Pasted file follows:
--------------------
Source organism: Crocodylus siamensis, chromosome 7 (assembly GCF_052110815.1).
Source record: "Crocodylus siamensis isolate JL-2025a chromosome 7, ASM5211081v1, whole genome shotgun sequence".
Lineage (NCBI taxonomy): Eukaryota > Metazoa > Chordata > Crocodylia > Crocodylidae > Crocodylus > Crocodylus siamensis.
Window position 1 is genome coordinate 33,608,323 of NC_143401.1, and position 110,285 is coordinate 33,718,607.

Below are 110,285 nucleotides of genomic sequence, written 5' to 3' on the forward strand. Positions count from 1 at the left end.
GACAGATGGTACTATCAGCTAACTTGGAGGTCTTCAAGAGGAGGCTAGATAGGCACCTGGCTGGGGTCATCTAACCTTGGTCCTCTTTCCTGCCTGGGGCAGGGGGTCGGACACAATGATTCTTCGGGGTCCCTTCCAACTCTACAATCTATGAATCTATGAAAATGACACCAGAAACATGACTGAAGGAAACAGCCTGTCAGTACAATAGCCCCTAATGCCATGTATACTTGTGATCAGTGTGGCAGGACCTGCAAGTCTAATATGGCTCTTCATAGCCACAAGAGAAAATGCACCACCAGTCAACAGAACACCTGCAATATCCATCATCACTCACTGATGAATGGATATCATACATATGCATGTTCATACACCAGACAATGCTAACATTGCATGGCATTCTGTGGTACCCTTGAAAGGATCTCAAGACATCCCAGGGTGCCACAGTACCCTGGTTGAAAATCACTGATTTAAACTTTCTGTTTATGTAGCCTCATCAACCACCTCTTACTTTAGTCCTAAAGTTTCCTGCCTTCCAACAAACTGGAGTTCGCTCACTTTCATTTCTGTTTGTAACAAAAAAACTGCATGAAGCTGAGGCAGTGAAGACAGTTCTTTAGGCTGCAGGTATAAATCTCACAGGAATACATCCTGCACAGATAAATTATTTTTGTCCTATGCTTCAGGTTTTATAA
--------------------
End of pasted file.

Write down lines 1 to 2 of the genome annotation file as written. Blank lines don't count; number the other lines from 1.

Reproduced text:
Source organism: Crocodylus siamensis, chromosome 7 (assembly GCF_052110815.1).
Source record: "Crocodylus siamensis isolate JL-2025a chromosome 7, ASM5211081v1, whole genome shotgun sequence".